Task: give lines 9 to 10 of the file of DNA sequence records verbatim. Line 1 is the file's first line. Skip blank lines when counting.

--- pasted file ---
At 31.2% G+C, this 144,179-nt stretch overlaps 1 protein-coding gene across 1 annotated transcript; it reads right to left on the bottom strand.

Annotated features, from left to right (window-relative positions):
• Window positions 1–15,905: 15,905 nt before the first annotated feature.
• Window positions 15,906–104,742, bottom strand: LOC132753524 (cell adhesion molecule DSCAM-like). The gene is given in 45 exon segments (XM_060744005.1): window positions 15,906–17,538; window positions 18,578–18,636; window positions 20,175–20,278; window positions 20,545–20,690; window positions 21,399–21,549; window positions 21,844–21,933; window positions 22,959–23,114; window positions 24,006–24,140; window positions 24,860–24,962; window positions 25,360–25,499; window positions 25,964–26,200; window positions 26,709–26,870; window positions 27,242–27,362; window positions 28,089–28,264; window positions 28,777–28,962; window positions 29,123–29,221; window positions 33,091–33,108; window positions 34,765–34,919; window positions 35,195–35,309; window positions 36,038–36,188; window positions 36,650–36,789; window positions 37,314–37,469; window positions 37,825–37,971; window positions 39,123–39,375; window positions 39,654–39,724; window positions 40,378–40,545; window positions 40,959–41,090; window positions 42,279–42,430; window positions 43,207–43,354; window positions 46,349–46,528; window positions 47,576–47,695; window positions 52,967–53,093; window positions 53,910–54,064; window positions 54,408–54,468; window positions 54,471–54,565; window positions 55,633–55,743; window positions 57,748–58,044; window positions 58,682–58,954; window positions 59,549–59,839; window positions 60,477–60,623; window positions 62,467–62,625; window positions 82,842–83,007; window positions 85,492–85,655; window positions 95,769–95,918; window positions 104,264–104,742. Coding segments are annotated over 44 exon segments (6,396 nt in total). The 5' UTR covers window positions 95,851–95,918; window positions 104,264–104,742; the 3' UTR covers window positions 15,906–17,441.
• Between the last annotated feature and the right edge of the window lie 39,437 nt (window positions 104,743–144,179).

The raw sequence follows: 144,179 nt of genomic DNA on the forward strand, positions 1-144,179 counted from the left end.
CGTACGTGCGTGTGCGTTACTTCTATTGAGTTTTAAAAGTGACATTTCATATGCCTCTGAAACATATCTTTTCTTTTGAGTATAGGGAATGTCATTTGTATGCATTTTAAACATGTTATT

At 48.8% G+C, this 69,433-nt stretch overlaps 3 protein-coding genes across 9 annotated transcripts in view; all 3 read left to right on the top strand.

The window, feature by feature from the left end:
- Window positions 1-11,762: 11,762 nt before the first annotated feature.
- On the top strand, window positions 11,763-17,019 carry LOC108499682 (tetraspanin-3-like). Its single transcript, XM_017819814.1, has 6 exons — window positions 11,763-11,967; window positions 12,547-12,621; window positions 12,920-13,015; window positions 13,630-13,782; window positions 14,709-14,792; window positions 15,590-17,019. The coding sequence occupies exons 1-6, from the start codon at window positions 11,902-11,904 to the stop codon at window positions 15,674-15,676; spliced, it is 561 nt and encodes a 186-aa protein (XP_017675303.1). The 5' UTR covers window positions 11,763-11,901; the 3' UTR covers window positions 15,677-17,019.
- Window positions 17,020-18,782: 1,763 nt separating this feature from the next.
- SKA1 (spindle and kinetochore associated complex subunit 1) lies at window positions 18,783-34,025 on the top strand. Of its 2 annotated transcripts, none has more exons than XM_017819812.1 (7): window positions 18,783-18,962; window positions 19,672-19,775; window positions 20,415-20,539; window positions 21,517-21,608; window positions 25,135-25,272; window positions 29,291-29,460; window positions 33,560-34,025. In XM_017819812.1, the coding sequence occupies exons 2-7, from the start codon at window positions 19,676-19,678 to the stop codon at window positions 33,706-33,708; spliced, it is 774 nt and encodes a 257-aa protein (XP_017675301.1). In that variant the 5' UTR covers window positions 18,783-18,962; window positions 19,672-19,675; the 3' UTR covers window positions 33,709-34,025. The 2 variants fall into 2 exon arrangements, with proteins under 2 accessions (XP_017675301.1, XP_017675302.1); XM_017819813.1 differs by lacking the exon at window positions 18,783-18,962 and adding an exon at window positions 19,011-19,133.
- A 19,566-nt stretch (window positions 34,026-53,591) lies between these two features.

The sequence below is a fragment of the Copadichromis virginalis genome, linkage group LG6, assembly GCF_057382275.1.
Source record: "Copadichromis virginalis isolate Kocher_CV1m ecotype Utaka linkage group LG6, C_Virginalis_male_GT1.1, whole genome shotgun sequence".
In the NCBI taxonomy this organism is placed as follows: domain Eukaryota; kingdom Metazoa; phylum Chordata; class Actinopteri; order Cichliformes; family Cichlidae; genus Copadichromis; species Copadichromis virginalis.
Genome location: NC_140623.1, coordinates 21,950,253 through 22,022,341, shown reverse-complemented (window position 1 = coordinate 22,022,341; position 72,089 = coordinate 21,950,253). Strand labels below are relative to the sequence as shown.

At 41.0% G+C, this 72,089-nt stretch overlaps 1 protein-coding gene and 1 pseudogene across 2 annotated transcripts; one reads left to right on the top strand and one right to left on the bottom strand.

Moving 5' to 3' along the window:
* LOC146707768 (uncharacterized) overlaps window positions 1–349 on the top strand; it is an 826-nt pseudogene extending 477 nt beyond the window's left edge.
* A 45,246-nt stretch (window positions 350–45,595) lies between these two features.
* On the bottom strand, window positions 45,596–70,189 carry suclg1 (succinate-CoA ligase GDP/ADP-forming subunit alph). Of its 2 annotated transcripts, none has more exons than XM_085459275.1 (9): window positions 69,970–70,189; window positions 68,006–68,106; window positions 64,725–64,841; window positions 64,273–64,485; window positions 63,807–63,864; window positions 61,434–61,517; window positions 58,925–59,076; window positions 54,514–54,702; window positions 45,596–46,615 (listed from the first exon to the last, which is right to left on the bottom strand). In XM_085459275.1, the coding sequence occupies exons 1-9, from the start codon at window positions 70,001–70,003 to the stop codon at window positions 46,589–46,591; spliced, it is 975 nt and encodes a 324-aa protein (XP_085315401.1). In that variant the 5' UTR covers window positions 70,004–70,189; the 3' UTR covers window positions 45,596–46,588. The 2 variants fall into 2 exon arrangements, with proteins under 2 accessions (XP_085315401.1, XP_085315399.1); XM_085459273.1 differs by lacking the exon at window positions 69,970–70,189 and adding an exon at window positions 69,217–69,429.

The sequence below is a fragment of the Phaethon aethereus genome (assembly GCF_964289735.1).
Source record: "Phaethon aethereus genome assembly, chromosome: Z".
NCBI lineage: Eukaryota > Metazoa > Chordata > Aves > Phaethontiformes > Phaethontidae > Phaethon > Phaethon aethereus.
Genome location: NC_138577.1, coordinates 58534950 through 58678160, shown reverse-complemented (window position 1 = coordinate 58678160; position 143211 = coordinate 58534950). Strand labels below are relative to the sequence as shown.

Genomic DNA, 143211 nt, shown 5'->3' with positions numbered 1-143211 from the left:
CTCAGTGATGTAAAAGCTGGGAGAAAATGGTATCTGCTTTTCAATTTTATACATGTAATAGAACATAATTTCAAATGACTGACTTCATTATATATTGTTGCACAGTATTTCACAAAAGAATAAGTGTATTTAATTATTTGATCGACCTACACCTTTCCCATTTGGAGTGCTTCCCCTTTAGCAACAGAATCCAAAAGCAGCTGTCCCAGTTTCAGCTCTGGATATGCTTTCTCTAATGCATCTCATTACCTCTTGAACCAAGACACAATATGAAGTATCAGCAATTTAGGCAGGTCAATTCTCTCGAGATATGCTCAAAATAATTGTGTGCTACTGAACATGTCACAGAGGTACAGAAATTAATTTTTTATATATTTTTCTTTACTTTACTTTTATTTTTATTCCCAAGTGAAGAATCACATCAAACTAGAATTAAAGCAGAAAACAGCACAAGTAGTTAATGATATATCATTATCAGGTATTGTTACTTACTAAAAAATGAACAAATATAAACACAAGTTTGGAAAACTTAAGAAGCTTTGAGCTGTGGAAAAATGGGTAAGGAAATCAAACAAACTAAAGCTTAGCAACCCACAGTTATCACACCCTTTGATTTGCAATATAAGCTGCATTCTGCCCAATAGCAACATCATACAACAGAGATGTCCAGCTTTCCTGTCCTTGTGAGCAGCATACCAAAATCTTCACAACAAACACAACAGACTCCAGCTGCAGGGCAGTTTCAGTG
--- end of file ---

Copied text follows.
The window, feature by feature from the left end:
- Window positions 1-11,762: 11,762 nt before the first annotated feature.